How many stanzas in the springtime breeze?
How plenty the raindrops? As He doth please.
There is no meter and there is no rhyme,
Yet Gods poems always read in perfect time.
Truly it may be said that the outside of a mountain is good for the inside of a man. ~George Wherry, Alpine Notes and the Climbing Foot, 1896
Nature is full of genius, full of the divinity; so that not a snowflake escapes its fashioning hand. ~Henry David Thoreau, journal, 1856 January 5th
Novembers days are thirty:
Novembers earth is dirty,
Those thirty days, from first to last;
And the prettiest things on ground are the paths....
Few care for the mixture of earth and water,
Twig, leaf, flint, thorn,
Straw, feather, all that men scorn,
Pounded up and sodden by flood,
Condemned as mud.
~Edward Thomas (1878-1917), “November”
Mother Nature is the ultimate truth of the show must go on. ~Terri Guillemets
The mind, in proportion as it is cut off from free communication with nature, with revelation, with God, with itself, loses its life, just as the body droops when debarred from the air and the cheering light from heaven. ~William Channing
Once you have heard the lark, known the swish of feet through hill-top grass and smelt the earth made ready for the seed, you are never again going to be fully happy about the cities and towns that man carries like a crippling weight upon his back. ~Gwyn Thomas
The world is a sunny success. ~Terri Guillemets
If one way be better than another, that you may be sure is Natures way. ~Aristotle
A wee child toddling in a wonder world.... I prefer to their dogma my excursions into the natural gardens where the voice of the Great Spirit is heard in the twittering of birds, the rippling of mighty waters, and the sweet breathing of flowers. If this is Paganism, then at present, at least, I am a Pagan. ~Zitkala-Sa
One impulse from a vernal wood
May teach you more of man,
Of moral evil and of good,
Than all the sages can.
~William Wordsworth, “The Tables Turned,” 1798
You will find something more in woods than in books. Trees and stones will teach you that which you can never learn from masters. ~St. Bernard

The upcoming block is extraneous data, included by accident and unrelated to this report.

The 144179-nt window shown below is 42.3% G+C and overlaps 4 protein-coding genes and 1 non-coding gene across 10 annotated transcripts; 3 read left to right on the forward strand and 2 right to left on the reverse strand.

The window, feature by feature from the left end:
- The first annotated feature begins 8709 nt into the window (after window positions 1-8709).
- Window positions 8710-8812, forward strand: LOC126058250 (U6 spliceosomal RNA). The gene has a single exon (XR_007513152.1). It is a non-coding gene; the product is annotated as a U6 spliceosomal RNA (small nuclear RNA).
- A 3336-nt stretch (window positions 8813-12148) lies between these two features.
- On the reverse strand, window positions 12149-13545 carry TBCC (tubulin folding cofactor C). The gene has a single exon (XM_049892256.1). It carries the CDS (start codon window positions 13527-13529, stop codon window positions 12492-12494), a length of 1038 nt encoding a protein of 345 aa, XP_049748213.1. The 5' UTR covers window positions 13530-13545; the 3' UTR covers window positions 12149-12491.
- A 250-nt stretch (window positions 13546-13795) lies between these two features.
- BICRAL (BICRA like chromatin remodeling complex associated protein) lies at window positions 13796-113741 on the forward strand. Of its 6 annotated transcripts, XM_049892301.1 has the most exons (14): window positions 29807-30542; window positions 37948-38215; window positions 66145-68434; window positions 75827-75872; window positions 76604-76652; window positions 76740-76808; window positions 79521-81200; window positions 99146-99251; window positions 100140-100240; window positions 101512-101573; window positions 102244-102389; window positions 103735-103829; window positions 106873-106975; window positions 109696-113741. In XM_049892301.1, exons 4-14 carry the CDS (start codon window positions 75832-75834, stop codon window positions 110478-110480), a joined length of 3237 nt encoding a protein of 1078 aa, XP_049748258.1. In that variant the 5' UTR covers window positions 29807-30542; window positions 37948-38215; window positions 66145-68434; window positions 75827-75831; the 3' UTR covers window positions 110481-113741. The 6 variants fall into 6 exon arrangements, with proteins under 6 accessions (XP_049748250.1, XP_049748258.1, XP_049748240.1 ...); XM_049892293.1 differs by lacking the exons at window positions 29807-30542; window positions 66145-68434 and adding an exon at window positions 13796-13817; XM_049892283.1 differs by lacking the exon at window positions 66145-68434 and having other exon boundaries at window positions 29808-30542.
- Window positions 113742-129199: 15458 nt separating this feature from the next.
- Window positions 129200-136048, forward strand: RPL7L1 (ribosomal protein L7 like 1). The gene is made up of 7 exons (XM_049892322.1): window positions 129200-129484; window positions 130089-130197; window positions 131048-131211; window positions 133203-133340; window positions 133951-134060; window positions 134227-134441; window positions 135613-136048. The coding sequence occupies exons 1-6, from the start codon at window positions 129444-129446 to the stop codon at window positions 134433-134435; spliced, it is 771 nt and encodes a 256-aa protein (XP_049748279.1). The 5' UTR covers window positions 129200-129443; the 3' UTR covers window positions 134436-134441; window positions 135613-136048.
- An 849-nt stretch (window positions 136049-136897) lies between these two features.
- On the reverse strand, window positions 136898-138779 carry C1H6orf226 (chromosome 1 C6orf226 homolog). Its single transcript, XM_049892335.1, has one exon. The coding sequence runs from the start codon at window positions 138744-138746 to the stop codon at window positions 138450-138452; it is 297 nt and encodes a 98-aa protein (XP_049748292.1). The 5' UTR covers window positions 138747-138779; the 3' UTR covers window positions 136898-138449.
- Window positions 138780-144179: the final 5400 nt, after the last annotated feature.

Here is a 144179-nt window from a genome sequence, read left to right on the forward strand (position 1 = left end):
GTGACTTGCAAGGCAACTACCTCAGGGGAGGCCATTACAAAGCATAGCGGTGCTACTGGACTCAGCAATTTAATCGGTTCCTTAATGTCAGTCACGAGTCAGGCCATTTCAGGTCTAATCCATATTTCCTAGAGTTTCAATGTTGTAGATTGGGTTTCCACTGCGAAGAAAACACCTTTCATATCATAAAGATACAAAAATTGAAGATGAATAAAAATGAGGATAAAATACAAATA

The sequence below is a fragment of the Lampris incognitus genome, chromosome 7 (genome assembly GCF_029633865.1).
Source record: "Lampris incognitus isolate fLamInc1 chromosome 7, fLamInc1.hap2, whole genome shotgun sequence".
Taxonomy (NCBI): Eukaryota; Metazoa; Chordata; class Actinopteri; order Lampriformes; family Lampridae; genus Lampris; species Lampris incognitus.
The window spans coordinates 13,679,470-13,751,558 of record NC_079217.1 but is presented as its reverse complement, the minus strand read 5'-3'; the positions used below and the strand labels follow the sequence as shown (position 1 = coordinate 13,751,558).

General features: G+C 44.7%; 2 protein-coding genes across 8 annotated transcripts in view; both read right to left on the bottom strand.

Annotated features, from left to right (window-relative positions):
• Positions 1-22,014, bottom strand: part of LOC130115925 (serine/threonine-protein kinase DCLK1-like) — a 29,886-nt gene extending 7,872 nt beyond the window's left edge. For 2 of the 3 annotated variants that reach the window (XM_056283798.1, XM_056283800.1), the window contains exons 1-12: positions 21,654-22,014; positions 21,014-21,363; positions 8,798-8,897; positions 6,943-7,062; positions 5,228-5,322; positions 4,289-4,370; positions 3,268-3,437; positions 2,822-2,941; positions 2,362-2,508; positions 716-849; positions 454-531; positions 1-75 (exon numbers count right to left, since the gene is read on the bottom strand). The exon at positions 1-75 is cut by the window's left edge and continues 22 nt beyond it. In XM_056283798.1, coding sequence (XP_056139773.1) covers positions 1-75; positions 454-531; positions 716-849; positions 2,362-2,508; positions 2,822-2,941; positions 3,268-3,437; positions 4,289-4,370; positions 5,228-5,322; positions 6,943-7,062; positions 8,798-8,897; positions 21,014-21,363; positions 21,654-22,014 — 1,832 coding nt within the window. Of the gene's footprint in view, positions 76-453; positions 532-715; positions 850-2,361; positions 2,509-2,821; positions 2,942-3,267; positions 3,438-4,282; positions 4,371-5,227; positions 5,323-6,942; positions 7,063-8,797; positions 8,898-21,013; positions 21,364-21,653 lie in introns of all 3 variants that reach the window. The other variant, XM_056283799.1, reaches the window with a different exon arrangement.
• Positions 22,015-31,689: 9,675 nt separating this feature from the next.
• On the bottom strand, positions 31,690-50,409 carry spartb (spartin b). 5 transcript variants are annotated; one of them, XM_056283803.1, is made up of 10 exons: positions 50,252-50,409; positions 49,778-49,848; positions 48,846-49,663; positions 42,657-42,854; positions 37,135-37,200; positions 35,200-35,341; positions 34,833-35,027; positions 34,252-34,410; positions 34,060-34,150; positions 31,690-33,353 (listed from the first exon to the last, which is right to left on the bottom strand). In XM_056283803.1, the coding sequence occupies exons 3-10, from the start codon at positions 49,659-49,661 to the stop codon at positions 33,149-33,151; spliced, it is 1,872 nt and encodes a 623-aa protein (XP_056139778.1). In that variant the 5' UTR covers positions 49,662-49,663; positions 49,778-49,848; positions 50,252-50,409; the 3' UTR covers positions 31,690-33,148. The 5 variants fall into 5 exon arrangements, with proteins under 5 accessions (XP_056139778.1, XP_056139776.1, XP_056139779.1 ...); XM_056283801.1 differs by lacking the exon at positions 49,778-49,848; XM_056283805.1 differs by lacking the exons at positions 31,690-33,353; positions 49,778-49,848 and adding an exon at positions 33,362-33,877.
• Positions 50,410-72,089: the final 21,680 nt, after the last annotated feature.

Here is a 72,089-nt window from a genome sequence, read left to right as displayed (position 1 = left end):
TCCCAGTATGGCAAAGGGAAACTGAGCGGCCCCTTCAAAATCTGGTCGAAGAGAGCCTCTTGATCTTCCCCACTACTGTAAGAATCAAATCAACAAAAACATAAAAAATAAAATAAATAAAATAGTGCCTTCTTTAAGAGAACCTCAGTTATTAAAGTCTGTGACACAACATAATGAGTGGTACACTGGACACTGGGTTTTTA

And this our life, exempt from public haunt,
Finds tongues in trees, books in the running brooks,
Sermons in stones, and good in everything.
~William Shakespeare, As You Like It
Nature teaches more than she preaches. There are no sermons in stones. It is easier to get a spark out of a stone than a moral. ~John Burroughs
Nature is the art of God. ~Thomas Browne, Religio Medici, 1635
The color of the mountains is Buddhas body; the sound of running water is his great speech. ~Dōgen
The moon quotes the sun, the rivers quote the trees, and trees quote the breeze. ~Terri Guillemets
Earths crammed with heaven,
And every common bush afire with God;
~Elizabeth Barrett Browning
Nature never goes out of style. ~Anonymous
There is not a sprig of grass that shoots uninteresting to me. ~Thomas Jefferson
Maybe nature is fundamentally ugly, chaotic and complicated. But if its like that, then I want out. ~Steven Weinberg
The trees do not license themselves to the countryside. The bees don't invoice the flowers. There is no committee of oceans, and I've never seen a bird take out nest owner's insurance. ~Terri Guillemets
To find the universal elements enough; to find the air and the water exhilarating; to be refreshed by a morning walk or an evening saunter; to be thrilled by the stars at night; to be elated over a birds nest or a wildflower in spring — these are some of the rewards of the simple life. ~John Burroughs
Thanks to Michael Garofalo of The Spirit of Gardening
for sharing some of these great quotes. After all these years,
I am ever further enraptured by your amazing site!